Planning is key to a seamless, enjoyable holiday season. There’s a lot going on: gifts to buy, meals to cook, and maybe even company to enjoy along with a few bottles of wine. So while you’re decking your halls and making your latkes, we’d like to take the time to remind our community about changes to our hours for the Holidays!

Sunday, December 24th  Sunday, December 31st 
Annex: 7 AM – 5 PM Annex: 9 AM – 7 PM
Provisions: 8 AM – 5 PM Provisions: 8 AM – 7 PM
Wine & Spirits: 12 PM – 7 PM Wine & Spirits: 12 PM – 10 PM
Monday, December 25th  Monday January, 1st
 *** All Stores Closed *** *** All Stores Closed ***
Tuesday, December 26th
Annex: 9 AM – 9 PM Happy 
Provisions: 8 AM – 9 PM Holidays!
Wine & Spirits: 12 PM – 9 PM

 

While we will be closed on Christmas and New Years Day, please note we will have slightly expanded hours to accommodate the celebration rush. Wine & Spirits will be open an hour later on New Years Eve. If you’re feeling pressed for time, don’t worry: we’ve been planning your holiday party for months! A catering order from our Holiday Menu will treat both guests and host to a delicious, stress-free celebration.

From all of us at the Greene Grape, we wish you and your loved ones a happy holiday and a joyful new year!

Mike FunkHoliday Hours: Make Your Celebration Fashionably Great
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A Gift That Meats Expectations!

The New Whole Animal Card From Our Butchers!

Give the omnivore in your life a crash course on whole animal butchery! Our new Whole Animal Card invites you to delve through each layer of a steer or pig, selecting one cut from each section of the animal. This gift card is the perfect stocking stuffer for the meat lovers in your life. Help them branch out from their usual chops and maybe learn a thing of two from our Whole Animal Butcher in the process!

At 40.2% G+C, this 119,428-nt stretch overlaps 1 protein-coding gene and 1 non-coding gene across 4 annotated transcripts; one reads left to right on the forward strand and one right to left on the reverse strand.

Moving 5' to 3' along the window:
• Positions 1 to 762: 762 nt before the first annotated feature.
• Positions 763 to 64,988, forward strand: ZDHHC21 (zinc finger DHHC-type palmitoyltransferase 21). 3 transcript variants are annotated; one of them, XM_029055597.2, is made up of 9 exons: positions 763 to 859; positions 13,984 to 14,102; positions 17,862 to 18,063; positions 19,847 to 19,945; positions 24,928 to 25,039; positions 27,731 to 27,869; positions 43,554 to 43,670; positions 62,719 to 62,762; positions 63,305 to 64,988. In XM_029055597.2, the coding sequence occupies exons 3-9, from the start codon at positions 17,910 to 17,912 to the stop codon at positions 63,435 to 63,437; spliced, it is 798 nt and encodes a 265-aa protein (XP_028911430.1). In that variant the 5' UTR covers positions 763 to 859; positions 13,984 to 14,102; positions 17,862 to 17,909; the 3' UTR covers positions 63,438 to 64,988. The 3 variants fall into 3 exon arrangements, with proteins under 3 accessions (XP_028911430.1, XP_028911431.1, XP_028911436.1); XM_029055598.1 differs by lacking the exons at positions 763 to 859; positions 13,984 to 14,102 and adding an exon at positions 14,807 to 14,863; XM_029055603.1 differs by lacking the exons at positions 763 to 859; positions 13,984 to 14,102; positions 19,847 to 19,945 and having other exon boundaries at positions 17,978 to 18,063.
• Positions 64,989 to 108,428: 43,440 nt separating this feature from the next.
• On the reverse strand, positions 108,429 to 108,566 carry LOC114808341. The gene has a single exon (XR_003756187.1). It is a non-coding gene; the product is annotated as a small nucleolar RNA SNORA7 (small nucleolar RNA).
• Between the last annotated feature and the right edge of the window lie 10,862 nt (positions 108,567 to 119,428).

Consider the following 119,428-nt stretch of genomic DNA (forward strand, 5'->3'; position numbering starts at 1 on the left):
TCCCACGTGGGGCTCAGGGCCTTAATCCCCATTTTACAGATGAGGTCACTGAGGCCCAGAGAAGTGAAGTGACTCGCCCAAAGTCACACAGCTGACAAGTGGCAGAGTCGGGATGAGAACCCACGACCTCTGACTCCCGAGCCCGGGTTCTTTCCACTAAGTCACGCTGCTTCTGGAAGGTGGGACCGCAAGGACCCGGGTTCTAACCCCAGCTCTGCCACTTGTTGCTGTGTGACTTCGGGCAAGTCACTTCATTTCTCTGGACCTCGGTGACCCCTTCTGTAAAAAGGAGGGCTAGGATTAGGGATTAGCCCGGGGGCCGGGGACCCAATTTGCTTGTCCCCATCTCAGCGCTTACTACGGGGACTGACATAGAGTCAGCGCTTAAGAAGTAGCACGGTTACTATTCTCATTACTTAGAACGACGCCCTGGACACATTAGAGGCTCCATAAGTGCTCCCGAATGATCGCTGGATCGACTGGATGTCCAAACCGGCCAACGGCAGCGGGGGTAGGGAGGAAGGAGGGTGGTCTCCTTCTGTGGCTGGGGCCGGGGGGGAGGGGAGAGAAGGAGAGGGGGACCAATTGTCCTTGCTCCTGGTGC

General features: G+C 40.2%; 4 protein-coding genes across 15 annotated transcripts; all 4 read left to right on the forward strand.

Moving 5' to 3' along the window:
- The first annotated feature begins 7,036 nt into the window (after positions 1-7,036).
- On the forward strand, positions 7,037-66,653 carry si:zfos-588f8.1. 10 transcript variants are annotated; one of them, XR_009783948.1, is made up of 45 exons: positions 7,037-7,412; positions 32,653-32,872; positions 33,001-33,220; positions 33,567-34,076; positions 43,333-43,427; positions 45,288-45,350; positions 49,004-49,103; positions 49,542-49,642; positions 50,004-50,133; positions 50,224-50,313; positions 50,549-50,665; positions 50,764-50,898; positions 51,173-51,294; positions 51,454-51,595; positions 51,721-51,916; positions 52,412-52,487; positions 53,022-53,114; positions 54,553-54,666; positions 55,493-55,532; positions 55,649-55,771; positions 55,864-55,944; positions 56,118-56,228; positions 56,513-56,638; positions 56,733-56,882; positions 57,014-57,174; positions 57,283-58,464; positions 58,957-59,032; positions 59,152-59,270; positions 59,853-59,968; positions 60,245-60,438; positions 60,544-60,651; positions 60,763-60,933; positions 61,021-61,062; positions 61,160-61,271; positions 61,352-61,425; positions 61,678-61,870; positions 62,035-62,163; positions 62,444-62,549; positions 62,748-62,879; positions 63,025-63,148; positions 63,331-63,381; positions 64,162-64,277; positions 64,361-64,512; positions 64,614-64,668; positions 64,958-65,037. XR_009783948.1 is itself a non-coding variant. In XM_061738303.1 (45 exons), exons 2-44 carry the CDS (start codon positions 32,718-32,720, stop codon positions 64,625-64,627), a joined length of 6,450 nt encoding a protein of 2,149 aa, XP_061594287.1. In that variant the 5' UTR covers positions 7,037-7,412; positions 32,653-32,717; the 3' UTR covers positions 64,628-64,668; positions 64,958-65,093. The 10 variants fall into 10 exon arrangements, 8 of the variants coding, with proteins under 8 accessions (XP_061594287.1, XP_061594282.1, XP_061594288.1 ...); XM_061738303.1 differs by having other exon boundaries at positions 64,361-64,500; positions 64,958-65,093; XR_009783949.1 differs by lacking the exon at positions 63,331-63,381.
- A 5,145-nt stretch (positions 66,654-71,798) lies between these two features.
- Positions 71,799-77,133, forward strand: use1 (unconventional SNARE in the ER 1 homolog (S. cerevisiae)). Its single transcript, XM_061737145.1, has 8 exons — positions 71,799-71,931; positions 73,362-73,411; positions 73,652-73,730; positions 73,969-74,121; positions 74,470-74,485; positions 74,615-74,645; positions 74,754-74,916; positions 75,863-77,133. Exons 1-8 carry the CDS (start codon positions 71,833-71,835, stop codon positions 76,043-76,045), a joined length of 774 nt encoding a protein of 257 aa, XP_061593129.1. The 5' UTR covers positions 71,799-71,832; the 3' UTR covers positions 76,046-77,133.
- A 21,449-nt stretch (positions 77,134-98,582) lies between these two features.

What is Whole Animal Butchery?

From nose to toes, our butchers break down whole animals, doing their best to eliminate waste along the way. This approach offers many benefits, the most important of which is sustainability. Farmers don’t just raise pork chops and brisket, they raise whole pigs and steers. Using the entire animal creates less food waste and helps us build a more sustainable food system overall. Additionally, ordering a whole entire animal directly from a farm provides a more transparent supply chain: we know exactly where the meat is coming from. We choose the farms we work with based on quality, humane handling practices, and commitment to sustainable land use. We can guarantee that each animal we break down lives up to these standards. Not least of all, whole animal butchery offers a great deal of variety! Our Whole Animal Card is a passport to exploring each subprimal layer of a steer or pig. For pork, you can try one cut each of the shoulder, loin, belly, and ham. Our steer card includes one cut of chuck, brisket & shank, plate, rib, short loin, sirloin, and round.

Delicious from top to bottom, these steers and pigs are pasture-raised and ready to show you the range and importance of local, grass-fed whole animal butcher. At $100 – $150 per card, this gift is a great value that won’t steer you wrong! These are available for purchase in-store, and you can buy them online!

Mike FunkA Gift That Meats Expectations!